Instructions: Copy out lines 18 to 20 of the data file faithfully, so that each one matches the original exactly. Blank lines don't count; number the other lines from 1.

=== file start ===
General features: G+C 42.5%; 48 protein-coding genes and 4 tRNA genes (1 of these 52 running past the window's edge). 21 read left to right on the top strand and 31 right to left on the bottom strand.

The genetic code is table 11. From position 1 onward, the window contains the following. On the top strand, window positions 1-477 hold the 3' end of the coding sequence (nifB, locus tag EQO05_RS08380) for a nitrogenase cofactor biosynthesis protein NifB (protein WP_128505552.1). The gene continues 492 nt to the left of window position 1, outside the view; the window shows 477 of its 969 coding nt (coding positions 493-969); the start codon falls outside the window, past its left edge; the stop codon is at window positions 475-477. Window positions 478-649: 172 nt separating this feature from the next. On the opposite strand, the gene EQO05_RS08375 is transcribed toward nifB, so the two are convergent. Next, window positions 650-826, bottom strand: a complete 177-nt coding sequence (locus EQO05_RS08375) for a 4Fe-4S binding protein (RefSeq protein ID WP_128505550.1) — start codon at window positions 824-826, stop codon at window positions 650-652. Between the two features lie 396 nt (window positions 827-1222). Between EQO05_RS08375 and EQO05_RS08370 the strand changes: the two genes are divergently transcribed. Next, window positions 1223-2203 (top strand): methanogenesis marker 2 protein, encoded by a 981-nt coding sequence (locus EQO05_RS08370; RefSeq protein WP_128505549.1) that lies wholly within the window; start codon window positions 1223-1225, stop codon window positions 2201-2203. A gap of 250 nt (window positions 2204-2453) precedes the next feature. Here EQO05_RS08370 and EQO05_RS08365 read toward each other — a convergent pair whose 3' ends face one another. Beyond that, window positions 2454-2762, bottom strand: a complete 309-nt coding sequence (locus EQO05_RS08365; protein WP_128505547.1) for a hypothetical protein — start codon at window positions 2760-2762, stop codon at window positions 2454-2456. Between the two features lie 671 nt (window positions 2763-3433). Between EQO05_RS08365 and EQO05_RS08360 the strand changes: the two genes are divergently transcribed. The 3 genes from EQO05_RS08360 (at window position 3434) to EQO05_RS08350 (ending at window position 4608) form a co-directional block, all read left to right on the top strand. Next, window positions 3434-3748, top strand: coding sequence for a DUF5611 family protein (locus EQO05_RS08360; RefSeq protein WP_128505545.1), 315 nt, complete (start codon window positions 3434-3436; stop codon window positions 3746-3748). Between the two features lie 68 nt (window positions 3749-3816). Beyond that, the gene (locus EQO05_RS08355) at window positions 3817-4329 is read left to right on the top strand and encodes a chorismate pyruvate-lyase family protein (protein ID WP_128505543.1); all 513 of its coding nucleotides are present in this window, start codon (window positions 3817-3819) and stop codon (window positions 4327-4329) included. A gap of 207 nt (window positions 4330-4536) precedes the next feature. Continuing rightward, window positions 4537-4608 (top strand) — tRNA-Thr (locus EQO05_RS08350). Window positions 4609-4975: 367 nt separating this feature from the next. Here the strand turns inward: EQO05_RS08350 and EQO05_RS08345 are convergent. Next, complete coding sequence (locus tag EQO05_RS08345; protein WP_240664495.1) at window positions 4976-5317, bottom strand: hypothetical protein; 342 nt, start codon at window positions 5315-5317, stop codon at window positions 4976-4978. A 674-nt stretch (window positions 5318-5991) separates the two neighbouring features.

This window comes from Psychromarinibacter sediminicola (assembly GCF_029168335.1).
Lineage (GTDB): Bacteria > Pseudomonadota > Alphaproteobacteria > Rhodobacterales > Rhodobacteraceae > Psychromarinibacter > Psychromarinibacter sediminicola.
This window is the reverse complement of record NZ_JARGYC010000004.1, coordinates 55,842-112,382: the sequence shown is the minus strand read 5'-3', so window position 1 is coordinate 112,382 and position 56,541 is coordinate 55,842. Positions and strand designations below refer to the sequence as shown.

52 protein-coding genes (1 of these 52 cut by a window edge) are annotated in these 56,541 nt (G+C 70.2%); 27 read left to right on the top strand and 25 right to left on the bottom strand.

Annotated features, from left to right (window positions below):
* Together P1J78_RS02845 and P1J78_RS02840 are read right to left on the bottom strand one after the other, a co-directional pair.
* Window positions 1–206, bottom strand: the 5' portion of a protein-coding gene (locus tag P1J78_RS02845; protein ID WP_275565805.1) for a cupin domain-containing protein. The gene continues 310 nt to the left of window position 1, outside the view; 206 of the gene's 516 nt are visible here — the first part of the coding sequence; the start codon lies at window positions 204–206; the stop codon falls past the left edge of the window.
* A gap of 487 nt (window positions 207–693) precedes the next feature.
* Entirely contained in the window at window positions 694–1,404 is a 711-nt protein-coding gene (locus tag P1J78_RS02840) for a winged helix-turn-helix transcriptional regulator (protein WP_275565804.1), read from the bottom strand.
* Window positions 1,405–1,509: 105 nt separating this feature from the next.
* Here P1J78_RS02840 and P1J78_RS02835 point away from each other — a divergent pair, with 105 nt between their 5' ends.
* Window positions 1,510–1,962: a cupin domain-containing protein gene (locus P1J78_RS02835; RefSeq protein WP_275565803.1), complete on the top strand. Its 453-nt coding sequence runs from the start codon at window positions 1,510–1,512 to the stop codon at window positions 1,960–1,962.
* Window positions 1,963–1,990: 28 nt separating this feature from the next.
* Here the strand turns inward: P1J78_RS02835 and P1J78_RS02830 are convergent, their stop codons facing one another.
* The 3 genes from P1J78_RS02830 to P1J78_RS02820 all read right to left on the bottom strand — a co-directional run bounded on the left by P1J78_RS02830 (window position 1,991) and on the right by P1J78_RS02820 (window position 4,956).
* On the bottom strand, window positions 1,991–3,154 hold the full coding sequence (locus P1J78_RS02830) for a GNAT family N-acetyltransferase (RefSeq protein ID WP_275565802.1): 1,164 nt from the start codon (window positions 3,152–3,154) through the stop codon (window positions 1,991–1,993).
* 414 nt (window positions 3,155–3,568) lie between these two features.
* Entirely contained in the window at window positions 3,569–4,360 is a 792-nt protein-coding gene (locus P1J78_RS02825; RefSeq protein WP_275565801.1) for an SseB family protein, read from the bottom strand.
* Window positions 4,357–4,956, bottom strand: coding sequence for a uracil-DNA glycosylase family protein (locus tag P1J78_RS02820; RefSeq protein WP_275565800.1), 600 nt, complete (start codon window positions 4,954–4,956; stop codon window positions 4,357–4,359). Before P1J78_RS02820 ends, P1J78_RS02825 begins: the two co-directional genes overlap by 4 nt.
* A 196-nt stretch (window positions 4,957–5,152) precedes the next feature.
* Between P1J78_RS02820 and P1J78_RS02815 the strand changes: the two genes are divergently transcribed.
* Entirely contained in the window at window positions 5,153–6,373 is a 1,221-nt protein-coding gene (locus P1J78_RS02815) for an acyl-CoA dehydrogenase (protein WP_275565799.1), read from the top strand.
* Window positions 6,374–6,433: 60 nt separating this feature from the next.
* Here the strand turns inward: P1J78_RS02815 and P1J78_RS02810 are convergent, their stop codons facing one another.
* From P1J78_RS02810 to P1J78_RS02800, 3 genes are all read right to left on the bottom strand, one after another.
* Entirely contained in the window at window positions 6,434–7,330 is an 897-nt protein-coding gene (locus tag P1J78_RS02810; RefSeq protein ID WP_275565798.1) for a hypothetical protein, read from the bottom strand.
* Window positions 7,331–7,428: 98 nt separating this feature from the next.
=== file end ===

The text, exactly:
* On the bottom strand, window positions 1,991–3,154 hold the full coding sequence (locus P1J78_RS02830) for a GNAT family N-acetyltransferase (RefSeq protein ID WP_275565802.1): 1,164 nt from the start codon (window positions 3,152–3,154) through the stop codon (window positions 1,991–1,993).
* 414 nt (window positions 3,155–3,568) lie between these two features.
* Entirely contained in the window at window positions 3,569–4,360 is a 792-nt protein-coding gene (locus P1J78_RS02825; RefSeq protein WP_275565801.1) for an SseB family protein, read from the bottom strand.